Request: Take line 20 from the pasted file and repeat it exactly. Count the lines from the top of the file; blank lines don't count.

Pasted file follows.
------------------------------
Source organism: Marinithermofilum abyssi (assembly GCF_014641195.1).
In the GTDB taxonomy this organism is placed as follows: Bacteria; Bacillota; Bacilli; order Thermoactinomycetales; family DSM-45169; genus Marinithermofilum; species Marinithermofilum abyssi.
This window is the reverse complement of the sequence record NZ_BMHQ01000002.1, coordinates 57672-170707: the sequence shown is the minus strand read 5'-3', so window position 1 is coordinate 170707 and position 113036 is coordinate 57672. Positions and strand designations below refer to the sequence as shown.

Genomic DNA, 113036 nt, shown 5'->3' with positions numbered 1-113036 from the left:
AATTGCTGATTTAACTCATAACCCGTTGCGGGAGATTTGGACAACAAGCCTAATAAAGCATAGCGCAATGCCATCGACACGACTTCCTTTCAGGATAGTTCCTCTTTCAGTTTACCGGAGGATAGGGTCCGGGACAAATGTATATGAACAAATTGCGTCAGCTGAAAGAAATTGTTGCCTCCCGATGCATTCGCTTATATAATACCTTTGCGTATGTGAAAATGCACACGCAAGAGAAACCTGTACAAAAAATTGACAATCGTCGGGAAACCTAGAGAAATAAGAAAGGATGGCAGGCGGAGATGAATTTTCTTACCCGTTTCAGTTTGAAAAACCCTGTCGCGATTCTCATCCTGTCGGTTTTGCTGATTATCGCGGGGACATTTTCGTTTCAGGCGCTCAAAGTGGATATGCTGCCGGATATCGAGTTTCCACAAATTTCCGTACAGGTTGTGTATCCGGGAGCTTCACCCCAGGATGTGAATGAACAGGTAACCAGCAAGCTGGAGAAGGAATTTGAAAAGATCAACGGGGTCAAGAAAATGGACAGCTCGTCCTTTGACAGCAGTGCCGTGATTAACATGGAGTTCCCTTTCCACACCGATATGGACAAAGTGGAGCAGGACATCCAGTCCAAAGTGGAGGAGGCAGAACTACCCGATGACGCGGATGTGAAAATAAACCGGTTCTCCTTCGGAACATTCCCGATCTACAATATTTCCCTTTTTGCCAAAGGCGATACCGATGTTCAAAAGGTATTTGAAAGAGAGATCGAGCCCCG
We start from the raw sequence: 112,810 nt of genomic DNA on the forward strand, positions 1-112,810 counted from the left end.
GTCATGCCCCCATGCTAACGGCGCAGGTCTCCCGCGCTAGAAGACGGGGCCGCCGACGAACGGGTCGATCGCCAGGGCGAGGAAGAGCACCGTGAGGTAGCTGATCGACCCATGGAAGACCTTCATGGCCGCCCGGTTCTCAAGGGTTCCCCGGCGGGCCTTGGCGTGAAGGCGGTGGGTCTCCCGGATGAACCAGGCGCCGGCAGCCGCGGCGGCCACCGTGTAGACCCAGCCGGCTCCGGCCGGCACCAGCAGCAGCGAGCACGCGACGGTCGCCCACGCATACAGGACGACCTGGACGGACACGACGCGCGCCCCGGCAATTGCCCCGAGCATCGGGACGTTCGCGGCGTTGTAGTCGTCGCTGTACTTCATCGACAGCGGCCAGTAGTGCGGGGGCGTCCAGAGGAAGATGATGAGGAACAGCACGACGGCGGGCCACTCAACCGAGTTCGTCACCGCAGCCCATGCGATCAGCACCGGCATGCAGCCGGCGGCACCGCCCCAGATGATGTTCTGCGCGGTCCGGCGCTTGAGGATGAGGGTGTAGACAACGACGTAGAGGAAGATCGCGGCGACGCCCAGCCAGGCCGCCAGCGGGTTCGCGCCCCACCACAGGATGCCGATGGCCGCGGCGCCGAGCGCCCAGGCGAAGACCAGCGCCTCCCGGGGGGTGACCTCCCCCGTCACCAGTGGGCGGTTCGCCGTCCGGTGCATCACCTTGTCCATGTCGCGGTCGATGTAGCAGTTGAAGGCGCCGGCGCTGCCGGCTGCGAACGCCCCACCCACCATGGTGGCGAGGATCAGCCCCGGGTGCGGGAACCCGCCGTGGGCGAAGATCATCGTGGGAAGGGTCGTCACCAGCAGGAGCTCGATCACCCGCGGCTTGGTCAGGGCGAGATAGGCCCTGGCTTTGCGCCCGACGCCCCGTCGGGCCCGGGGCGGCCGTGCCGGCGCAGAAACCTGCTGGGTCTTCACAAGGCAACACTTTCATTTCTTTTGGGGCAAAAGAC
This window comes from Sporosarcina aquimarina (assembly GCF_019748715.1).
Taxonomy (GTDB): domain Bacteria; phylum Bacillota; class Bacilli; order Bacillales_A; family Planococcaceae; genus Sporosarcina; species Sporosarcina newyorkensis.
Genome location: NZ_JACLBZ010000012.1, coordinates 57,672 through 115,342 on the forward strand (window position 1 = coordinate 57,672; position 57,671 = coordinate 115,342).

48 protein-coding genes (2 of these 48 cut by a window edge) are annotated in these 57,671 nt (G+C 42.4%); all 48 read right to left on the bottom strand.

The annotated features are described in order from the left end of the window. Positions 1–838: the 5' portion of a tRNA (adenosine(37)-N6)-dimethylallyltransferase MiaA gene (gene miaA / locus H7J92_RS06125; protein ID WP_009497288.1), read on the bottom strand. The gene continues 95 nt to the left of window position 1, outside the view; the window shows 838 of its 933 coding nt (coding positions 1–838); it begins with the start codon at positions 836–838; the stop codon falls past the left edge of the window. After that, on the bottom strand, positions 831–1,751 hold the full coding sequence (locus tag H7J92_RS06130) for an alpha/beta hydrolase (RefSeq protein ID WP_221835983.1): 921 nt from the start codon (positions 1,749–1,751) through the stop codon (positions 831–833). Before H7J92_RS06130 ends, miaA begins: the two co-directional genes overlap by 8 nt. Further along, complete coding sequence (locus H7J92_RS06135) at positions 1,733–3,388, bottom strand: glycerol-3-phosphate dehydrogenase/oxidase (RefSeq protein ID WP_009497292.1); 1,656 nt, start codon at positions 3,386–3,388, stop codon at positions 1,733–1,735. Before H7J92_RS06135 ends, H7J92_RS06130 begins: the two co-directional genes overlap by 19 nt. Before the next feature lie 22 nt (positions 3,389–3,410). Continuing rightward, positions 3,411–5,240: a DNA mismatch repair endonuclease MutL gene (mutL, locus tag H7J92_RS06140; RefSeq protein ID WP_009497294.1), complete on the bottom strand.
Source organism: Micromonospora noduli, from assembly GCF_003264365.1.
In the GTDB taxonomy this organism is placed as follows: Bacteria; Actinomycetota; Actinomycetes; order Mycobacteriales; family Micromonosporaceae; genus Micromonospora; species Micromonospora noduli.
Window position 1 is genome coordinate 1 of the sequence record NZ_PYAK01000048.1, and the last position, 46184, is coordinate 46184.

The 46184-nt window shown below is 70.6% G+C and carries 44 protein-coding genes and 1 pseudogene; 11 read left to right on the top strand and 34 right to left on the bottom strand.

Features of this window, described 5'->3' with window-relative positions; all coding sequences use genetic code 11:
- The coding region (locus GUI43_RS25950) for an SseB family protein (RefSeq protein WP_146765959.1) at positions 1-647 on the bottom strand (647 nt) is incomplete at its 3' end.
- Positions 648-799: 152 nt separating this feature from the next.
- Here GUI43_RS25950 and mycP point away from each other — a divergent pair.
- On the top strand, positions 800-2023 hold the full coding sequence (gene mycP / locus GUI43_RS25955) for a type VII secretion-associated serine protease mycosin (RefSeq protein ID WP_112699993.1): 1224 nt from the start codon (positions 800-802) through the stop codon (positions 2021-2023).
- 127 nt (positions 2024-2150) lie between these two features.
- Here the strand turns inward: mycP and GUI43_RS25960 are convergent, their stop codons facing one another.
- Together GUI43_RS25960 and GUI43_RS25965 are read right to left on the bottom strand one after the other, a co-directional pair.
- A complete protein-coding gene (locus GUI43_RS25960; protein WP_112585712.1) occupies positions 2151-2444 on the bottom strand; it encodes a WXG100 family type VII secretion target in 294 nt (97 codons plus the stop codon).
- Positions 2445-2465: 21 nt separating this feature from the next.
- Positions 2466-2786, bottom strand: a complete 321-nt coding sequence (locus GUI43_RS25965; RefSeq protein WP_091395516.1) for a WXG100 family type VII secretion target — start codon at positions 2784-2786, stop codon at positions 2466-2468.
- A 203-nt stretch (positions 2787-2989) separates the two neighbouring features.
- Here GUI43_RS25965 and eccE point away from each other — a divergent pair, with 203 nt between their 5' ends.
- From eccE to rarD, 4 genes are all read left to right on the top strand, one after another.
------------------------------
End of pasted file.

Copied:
- Here GUI43_RS25950 and mycP point away from each other — a divergent pair.